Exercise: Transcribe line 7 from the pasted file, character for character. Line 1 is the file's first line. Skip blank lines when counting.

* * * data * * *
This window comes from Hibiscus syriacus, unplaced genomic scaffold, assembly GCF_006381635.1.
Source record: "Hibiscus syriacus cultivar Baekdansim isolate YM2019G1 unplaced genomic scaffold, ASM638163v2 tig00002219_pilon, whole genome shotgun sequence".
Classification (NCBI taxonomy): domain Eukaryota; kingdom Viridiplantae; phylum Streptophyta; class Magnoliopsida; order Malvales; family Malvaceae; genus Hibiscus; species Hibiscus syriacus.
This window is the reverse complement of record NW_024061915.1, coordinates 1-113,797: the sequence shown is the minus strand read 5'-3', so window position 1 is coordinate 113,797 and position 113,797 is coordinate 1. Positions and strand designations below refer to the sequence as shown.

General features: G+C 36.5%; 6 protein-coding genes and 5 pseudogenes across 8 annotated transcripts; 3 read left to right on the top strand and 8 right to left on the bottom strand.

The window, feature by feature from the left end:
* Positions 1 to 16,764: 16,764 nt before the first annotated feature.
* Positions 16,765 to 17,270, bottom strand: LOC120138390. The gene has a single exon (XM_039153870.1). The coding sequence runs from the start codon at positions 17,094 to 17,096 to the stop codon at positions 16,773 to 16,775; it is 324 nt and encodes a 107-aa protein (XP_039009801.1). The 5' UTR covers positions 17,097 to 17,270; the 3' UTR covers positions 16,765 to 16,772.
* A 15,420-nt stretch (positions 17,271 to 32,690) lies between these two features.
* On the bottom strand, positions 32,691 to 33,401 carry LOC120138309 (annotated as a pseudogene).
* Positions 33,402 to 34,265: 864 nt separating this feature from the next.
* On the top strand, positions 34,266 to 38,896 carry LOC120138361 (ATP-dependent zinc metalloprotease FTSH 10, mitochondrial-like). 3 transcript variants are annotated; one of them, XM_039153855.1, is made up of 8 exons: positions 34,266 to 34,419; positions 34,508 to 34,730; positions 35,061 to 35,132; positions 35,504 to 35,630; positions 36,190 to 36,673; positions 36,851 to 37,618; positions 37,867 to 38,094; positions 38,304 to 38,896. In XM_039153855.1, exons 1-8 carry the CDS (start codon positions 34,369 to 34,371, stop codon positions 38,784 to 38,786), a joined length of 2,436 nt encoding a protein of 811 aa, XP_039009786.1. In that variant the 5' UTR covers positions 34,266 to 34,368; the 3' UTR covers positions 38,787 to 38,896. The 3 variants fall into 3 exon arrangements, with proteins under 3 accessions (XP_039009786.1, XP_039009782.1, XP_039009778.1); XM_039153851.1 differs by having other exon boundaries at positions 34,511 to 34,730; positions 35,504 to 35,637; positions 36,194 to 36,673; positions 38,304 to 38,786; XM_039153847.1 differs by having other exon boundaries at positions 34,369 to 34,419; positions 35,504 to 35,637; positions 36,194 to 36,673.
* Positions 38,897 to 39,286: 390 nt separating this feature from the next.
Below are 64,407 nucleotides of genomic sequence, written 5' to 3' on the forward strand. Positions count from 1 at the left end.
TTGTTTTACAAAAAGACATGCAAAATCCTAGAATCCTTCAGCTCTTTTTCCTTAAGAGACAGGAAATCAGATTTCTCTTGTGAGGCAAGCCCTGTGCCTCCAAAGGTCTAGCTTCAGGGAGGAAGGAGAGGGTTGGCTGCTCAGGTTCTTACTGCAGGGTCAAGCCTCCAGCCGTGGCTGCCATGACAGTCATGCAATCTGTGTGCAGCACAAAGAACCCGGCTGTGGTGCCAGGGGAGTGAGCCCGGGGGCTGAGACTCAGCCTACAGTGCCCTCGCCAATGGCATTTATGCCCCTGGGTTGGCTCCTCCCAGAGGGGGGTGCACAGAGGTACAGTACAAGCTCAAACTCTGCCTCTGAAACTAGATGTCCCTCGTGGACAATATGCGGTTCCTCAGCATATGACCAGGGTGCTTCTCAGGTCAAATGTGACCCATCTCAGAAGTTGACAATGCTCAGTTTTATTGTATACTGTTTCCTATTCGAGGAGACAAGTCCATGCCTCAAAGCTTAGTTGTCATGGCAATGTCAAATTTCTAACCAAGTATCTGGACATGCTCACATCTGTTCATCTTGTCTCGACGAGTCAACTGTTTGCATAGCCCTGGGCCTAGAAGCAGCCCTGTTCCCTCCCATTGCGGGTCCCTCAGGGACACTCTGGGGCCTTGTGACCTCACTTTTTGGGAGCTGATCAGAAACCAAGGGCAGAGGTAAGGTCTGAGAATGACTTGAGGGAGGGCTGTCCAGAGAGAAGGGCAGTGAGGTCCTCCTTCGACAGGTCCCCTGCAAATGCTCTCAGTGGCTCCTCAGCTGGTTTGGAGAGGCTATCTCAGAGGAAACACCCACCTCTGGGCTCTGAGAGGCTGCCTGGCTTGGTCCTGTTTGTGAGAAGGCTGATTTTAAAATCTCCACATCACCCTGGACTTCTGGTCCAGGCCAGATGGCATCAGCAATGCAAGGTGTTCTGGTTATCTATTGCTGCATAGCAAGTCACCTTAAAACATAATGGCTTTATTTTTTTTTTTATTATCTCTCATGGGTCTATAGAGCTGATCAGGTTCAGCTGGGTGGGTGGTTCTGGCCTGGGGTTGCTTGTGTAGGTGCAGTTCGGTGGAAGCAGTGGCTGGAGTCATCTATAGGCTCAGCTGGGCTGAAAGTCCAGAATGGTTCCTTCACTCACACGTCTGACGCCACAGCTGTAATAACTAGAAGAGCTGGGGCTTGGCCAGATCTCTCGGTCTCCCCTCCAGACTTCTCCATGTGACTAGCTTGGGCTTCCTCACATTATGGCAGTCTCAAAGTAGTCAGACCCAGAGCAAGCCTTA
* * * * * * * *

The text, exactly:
* Positions 1 to 16,764: 16,764 nt before the first annotated feature.